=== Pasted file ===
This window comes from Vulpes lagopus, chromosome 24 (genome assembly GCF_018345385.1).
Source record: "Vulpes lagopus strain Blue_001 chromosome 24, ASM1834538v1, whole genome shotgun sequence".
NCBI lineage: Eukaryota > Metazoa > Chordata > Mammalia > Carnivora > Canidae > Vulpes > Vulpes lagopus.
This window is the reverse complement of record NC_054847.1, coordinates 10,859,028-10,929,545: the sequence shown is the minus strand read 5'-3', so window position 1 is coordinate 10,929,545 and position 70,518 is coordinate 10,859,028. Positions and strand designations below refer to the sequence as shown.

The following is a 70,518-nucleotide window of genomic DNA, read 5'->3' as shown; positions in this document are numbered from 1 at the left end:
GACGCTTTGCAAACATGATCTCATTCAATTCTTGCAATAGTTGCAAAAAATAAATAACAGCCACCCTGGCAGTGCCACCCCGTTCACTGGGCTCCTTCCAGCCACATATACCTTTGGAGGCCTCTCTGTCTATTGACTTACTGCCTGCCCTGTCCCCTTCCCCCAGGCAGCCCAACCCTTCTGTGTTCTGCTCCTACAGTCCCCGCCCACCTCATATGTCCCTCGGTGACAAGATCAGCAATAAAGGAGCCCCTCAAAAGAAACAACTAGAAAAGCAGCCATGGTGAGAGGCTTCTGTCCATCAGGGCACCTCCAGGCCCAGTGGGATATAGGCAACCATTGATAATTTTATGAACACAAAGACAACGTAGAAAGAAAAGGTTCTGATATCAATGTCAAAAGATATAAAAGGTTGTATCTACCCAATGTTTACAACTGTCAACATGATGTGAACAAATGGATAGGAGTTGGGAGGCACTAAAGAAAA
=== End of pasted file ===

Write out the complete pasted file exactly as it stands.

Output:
This window comes from Vulpes lagopus, chromosome 24 (genome assembly GCF_018345385.1).
Source record: "Vulpes lagopus strain Blue_001 chromosome 24, ASM1834538v1, whole genome shotgun sequence".
NCBI lineage: Eukaryota > Metazoa > Chordata > Mammalia > Carnivora > Canidae > Vulpes > Vulpes lagopus.
This window is the reverse complement of record NC_054847.1, coordinates 10,859,028-10,929,545: the sequence shown is the minus strand read 5'-3', so window position 1 is coordinate 10,929,545 and position 70,518 is coordinate 10,859,028. Positions and strand designations below refer to the sequence as shown.

The following is a 70,518-nucleotide window of genomic DNA, read 5'->3' as shown; positions in this document are numbered from 1 at the left end:
GACGCTTTGCAAACATGATCTCATTCAATTCTTGCAATAGTTGCAAAAAATAAATAACAGCCACCCTGGCAGTGCCACCCCGTTCACTGGGCTCCTTCCAGCCACATATACCTTTGGAGGCCTCTCTGTCTATTGACTTACTGCCTGCCCTGTCCCCTTCCCCCAGGCAGCCCAACCCTTCTGTGTTCTGCTCCTACAGTCCCCGCCCACCTCATATGTCCCTCGGTGACAAGATCAGCAATAAAGGAGCCCCTCAAAAGAAACAACTAGAAAAGCAGCCATGGTGAGAGGCTTCTGTCCATCAGGGCACCTCCAGGCCCAGTGGGATATAGGCAACCATTGATAATTTTATGAACACAAAGACAACGTAGAAAGAAAAGGTTCTGATATCAATGTCAAAAGATATAAAAGGTTGTATCTACCCAATGTTTACAACTGTCAACATGATGTGAACAAATGGATAGGAGTTGGGAGGCACTAAAGAAAA